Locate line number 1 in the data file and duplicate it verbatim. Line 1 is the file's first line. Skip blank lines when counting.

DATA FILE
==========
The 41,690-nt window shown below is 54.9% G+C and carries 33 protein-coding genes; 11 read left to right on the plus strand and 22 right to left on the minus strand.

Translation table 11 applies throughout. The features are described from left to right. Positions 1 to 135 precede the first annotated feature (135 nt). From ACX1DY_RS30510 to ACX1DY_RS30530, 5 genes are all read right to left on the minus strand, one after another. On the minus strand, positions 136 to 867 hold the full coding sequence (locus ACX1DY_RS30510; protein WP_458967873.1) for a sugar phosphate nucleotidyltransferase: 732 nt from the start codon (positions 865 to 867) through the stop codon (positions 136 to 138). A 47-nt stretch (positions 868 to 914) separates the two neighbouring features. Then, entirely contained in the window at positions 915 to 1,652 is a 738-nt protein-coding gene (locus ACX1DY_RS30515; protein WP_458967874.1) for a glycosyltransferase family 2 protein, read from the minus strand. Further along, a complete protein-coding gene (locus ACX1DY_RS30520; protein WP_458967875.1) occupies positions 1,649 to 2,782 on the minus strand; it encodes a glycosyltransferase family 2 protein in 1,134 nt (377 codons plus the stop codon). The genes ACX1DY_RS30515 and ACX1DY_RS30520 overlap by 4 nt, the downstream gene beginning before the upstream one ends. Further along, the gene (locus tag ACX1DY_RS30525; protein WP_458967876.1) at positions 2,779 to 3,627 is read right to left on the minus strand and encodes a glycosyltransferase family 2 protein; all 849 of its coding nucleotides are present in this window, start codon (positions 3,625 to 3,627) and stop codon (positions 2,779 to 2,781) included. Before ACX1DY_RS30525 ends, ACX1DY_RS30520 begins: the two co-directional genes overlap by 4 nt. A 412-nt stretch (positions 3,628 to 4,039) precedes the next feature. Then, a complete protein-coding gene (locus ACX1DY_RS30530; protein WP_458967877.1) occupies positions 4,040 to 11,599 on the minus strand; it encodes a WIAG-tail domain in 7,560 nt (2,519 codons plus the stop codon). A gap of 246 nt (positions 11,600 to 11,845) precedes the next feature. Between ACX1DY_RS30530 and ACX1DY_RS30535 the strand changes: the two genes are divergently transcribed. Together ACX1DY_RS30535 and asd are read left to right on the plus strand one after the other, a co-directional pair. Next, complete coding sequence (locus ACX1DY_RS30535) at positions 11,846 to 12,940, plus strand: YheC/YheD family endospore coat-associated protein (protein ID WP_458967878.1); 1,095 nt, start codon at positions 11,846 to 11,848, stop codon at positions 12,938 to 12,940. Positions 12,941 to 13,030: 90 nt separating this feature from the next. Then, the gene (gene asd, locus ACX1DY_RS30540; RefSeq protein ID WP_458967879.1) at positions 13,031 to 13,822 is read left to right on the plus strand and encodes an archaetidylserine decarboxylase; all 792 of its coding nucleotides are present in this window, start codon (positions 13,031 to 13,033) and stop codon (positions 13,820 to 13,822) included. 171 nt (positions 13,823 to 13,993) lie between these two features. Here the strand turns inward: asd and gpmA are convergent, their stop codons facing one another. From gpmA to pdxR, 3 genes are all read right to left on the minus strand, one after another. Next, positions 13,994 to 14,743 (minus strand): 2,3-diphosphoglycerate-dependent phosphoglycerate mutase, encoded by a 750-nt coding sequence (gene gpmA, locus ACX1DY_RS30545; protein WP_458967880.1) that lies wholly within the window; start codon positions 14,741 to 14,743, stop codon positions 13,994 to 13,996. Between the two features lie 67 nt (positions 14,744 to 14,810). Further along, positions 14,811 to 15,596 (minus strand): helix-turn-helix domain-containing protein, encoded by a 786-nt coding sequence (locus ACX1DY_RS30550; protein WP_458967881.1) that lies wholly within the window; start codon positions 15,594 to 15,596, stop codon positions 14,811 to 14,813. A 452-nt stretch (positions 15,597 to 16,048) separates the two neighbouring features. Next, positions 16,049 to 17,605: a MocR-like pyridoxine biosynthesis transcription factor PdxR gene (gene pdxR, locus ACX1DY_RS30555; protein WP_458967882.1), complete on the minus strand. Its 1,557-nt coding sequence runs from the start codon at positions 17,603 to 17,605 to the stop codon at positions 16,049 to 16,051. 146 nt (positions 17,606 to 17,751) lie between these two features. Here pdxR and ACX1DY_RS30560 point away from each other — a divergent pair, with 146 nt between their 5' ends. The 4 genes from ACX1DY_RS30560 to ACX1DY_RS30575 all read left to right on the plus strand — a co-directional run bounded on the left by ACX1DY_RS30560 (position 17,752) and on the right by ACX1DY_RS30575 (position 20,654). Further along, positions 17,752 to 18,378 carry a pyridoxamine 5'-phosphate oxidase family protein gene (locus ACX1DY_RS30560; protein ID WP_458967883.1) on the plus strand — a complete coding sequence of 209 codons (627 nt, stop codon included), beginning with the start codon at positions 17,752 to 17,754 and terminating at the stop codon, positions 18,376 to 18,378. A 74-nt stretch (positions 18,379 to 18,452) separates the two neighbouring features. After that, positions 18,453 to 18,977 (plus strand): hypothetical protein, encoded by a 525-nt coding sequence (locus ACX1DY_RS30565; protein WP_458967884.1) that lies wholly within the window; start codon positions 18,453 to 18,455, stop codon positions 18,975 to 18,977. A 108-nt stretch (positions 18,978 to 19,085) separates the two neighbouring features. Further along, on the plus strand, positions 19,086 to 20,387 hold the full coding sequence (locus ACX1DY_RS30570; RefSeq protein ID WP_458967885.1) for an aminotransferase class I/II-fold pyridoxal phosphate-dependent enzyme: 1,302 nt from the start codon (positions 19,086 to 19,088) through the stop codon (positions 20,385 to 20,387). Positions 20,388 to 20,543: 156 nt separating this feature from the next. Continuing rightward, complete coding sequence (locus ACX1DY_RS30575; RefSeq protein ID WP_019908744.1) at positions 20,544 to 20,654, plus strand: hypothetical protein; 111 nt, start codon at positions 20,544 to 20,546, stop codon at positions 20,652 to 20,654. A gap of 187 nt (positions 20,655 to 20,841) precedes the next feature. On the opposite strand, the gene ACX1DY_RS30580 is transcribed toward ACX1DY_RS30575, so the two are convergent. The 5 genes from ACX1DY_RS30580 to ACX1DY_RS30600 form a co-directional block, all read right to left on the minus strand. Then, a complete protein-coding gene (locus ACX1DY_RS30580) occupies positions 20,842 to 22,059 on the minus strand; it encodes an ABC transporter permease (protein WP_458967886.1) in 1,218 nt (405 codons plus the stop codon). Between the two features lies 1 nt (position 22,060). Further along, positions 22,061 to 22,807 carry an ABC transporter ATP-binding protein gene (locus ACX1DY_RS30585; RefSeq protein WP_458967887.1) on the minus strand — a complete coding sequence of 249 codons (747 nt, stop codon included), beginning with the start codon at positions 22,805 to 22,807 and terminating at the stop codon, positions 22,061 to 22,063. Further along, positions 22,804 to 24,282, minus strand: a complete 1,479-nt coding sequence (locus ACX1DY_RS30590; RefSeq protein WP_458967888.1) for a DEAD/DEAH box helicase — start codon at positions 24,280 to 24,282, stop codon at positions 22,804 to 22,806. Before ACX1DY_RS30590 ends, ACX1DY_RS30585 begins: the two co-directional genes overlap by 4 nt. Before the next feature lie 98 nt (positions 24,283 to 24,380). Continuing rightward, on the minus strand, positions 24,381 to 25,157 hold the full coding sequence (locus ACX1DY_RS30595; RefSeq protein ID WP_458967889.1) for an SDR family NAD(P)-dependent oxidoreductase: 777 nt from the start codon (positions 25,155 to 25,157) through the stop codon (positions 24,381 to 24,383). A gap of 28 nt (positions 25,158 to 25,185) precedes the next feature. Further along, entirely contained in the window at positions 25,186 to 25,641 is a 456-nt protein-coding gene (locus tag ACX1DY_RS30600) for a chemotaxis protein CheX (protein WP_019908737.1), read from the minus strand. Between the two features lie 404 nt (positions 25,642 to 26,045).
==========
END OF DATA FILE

The 41,690-nt window shown below is 54.9% G+C and carries 33 protein-coding genes; 11 read left to right on the plus strand and 22 right to left on the minus strand.